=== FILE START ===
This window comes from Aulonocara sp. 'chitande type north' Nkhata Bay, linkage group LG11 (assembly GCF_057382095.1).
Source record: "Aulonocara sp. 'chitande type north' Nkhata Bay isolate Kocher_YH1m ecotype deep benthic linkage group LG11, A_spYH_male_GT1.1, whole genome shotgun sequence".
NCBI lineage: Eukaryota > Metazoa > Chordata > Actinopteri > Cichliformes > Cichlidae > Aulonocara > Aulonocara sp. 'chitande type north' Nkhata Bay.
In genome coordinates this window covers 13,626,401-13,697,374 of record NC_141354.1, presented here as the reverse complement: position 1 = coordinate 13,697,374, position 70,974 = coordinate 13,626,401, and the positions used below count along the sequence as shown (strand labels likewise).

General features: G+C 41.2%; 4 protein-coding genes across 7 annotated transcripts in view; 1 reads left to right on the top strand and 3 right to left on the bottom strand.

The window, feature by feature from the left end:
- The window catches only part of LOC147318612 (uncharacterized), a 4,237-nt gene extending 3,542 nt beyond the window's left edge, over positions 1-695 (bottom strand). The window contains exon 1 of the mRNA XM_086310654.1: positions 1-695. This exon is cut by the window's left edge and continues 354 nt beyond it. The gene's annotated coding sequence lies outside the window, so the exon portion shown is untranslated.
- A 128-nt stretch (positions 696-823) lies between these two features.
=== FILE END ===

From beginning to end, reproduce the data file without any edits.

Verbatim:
This window comes from Aulonocara sp. 'chitande type north' Nkhata Bay, linkage group LG11 (assembly GCF_057382095.1).
Source record: "Aulonocara sp. 'chitande type north' Nkhata Bay isolate Kocher_YH1m ecotype deep benthic linkage group LG11, A_spYH_male_GT1.1, whole genome shotgun sequence".
NCBI lineage: Eukaryota > Metazoa > Chordata > Actinopteri > Cichliformes > Cichlidae > Aulonocara > Aulonocara sp. 'chitande type north' Nkhata Bay.
In genome coordinates this window covers 13,626,401-13,697,374 of record NC_141354.1, presented here as the reverse complement: position 1 = coordinate 13,697,374, position 70,974 = coordinate 13,626,401, and the positions used below count along the sequence as shown (strand labels likewise).

General features: G+C 41.2%; 4 protein-coding genes across 7 annotated transcripts in view; 1 reads left to right on the top strand and 3 right to left on the bottom strand.

The window, feature by feature from the left end:
- The window catches only part of LOC147318612 (uncharacterized), a 4,237-nt gene extending 3,542 nt beyond the window's left edge, over positions 1-695 (bottom strand). The window contains exon 1 of the mRNA XM_086310654.1: positions 1-695. This exon is cut by the window's left edge and continues 354 nt beyond it. The gene's annotated coding sequence lies outside the window, so the exon portion shown is untranslated.
- A 128-nt stretch (positions 696-823) lies between these two features.